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Balancing Togetherness and Individuality in a Relationship

One of the ways to describe our relationship is that we are in balance. That is, of course, a metaphor, as is nearly all of language. It works so well here because of its multiple meanings.

The first is of a seesaw, which is a cooperative venture, not a competitive game. We are not fighting over limited resources. Love, praise, support and caring do not have data caps. There is no benefit to being up while the other is down; being in the air is no better than feeling grounded, it’s just different.

Another reason we stay in balance is...in our blog!

Click here to read it, or

Click here to listen to it.

Friday Feature: Dorothie and Martin Hellman

Our Friday Features are occasional posts where we feature people who understand and support the idea of peaceful relationships. This Friday, we featured Dorothie and Martin Hellman and their book "A New Map."

This book has two messages. The first is that peaceful relationships are possible. In their 50 years of marriage, Martin and Dorothie Hellman struggled to balance the rational and emotional for more than 3 decades. They succeeded, and haven’t had an argument in well over 10 years. The book details their progress towards this state.

The second message of the book is that international relations can be improved in the same way, and that work on one benefits the other. They deconstruct seven international conflicts and name the points where a different approach would have avoided escalation. These sections have been fact-checked by some very prestigious referees. They see the path to implementing this as an increase in compassion and holistic thinking, and that people need to expand their allegiances to larger and larger groups until it encompasses the planet itself. There is no doubt in our minds that this is the direction in which the world can and must move.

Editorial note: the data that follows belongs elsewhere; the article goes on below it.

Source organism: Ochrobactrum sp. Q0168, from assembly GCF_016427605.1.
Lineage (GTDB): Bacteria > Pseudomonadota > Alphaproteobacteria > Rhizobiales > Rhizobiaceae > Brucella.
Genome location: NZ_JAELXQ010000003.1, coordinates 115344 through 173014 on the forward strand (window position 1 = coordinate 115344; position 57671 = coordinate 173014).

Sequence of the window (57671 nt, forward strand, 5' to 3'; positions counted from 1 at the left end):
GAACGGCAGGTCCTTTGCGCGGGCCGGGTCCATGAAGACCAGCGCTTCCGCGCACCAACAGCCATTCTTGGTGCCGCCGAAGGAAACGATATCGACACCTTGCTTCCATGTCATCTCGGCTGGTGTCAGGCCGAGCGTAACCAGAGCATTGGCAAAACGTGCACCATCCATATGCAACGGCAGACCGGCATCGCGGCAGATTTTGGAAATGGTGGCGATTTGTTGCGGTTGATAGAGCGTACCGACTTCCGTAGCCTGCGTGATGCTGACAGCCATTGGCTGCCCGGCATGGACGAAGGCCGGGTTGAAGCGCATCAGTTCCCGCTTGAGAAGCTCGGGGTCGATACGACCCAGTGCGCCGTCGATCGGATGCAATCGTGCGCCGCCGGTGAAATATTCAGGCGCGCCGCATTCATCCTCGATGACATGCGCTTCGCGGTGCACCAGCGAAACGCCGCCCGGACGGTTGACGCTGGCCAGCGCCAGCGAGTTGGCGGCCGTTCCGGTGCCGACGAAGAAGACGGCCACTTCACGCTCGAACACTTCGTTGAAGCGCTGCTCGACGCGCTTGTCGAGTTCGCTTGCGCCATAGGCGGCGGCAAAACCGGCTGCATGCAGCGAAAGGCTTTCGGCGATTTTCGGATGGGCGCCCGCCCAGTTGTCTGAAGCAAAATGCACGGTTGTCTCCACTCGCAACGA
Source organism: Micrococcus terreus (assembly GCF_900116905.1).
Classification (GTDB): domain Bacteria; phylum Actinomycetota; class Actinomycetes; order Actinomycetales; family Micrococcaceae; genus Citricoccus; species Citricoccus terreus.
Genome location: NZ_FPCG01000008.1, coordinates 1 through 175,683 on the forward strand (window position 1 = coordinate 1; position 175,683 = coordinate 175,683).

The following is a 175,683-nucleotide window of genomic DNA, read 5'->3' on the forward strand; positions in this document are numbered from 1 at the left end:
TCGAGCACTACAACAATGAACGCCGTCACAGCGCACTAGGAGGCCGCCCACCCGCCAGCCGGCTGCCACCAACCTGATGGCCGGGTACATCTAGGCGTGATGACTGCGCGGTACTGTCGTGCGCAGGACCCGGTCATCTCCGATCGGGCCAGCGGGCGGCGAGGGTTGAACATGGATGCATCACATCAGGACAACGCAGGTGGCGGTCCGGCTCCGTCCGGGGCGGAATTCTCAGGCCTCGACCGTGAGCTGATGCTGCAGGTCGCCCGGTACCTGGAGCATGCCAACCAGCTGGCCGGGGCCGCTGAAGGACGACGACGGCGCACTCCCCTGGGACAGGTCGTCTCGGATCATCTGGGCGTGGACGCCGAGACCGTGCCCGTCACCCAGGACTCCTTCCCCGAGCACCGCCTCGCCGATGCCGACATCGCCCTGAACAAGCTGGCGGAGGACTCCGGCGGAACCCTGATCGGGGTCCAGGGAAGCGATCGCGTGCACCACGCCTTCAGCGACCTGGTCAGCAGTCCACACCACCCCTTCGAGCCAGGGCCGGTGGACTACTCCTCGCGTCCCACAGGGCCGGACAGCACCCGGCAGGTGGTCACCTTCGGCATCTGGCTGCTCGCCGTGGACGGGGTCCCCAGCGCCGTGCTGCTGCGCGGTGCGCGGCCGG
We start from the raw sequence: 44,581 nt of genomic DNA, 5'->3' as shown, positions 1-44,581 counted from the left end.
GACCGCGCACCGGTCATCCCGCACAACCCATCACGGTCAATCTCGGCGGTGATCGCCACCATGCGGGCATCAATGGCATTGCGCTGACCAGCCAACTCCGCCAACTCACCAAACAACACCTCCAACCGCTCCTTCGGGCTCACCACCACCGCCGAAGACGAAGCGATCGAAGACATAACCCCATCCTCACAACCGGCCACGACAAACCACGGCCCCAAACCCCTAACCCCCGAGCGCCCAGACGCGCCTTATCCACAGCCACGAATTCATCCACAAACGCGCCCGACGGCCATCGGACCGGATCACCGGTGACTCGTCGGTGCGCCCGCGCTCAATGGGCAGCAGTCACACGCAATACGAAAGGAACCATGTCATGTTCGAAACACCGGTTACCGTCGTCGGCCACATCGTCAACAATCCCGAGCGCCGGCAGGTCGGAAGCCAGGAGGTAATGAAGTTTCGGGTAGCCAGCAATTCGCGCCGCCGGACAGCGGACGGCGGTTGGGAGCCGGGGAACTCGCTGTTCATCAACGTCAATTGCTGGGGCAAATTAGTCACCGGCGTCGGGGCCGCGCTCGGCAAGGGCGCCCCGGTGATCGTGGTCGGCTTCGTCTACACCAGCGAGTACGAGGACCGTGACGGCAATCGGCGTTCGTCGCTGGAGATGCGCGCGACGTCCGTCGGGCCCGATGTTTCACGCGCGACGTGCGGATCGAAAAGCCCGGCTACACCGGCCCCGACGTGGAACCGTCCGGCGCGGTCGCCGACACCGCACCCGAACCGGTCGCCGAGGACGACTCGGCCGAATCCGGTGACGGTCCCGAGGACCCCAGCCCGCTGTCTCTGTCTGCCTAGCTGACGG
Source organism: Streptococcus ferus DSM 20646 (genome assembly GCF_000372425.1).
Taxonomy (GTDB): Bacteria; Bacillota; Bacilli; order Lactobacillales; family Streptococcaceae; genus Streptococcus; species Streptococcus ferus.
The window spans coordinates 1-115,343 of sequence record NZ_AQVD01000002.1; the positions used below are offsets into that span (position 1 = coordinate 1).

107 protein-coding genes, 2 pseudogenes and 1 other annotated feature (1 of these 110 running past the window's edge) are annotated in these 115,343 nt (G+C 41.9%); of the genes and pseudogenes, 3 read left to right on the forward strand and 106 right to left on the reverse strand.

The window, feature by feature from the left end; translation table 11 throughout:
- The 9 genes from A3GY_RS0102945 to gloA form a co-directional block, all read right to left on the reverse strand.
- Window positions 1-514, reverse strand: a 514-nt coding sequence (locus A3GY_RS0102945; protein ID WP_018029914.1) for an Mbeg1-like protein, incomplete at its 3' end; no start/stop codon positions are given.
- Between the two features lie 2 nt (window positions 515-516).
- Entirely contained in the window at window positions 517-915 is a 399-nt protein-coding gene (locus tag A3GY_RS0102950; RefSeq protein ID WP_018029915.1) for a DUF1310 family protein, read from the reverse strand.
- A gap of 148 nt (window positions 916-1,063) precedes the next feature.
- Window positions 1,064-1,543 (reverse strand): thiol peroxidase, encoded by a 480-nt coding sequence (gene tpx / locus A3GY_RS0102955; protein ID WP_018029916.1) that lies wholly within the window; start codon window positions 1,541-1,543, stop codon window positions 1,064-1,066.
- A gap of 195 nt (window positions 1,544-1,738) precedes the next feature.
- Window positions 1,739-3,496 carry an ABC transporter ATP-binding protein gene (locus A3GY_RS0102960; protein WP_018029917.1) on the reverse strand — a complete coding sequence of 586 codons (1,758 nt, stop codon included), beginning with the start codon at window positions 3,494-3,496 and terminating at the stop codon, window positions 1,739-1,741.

Successful Relationship Reading Corner

BookshelfIn this week's blog, we wrote about balancing togetherness and individuality in a relationship. These articles echo our position, and have some interesting stories.

The Importance of Thinking Separately in Your Relationships "“We have to be on the same page.” “You’ll never 100 percent agree with me.” “We’ll never see eye to eye.” How many times have you heard things like that from the people you love? Many of us believe that in order to get along with the people we care about, we need to have similar ideas, opinions, religions, and political affiliations."

Individuality And Togetherness "... Before all of this started, I had thought that my husband and I had one of the healthiest, happiest relationships that I knew of.  And maybe we do.  But I was able to see some emotional fusion that I had not before.  He was breaking out of our normal relationship pattern by following his own directive, as Schnarch might say.  This change scared me.  What if I started doing everything I wanted without consider his feelings and needs?  Surely we would split up.  This was fear talking."

Balancing Togetherness and Individuality "Mutuality is one of the most important aspects of marriage success. But how do you become part of a couple while maintaining a strong sense of yourself? How do you manage your need for time together and time apart? And what do you do if you and your partner have different ideas of how much time to spend together? How much time together is enough? Is there such a thing as too much togetherness? Is there a way to maintain closeness even when your work life is especially demanding of your time and attention, perhaps including prolonged separations?"

Spreading peace one relationship at a time
Phil and Maude
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